Surveys – what you need to know

When you’re buying a new home, getting a survey done makes sense. You should choose a survey based on the condition of the property you’re proposing to buy. Don’t be swayed by the cost of the survey either. Money spent on a decent survey can save you a lot of money in unexpected repair costs down the line.

It’s important to note that a survey isn’t the same as a mortgage valuation report. A mortgage valuation is just your lender’s assessment of whether the property you’re proposing to buy is worth the money you’re paying for it. It won’t give you any information about the condition of the property. So, you’ll need to get a survey done as well.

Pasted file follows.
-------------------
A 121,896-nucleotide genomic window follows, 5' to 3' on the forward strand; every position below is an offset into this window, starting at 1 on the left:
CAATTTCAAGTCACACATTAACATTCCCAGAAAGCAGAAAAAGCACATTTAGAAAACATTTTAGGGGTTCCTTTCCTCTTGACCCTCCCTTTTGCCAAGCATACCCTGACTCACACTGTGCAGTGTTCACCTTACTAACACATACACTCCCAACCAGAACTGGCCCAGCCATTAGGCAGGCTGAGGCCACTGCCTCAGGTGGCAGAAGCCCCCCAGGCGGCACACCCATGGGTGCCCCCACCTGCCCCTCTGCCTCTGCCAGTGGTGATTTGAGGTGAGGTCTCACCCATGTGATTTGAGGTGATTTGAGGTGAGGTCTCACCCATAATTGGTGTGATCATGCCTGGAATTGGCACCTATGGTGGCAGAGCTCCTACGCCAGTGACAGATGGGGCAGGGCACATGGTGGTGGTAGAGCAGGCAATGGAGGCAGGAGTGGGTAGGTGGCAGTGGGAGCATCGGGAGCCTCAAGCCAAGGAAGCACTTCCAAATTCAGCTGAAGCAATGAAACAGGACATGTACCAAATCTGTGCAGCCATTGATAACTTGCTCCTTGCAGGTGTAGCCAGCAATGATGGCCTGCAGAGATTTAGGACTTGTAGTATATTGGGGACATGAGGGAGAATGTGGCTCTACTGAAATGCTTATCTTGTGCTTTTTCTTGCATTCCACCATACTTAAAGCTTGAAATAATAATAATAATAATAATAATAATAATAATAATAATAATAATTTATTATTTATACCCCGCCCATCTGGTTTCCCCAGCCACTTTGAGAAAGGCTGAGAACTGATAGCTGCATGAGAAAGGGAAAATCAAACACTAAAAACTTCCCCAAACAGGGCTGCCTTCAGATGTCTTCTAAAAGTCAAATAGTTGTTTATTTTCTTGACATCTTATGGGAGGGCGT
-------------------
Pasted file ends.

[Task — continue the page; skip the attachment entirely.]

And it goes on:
You should make sure that your surveyor is a member of one of the two main governing bodies – the Royal Institution of Chartered Surveyors (RICS) or the Residential Property Surveyors Association (RPSA).

RICS offers three levels of survey:

RICS Condition Report: This is the cheapest and most basic option. It described the condition of the property and any urgent defects. It will also identify any legal problems. It’s most suitable for newly-built properties or conventional homes in good condition.

RICS Homebuyer Report: The next level up will help you to find out if there are any structural problems with the property, such as subsidence or damp. It will also let you know of any unwelcome problems outside. It doesn’t look beyond the floorboards or the walls, however. It’s suitable for conventional homes in reasonable condition.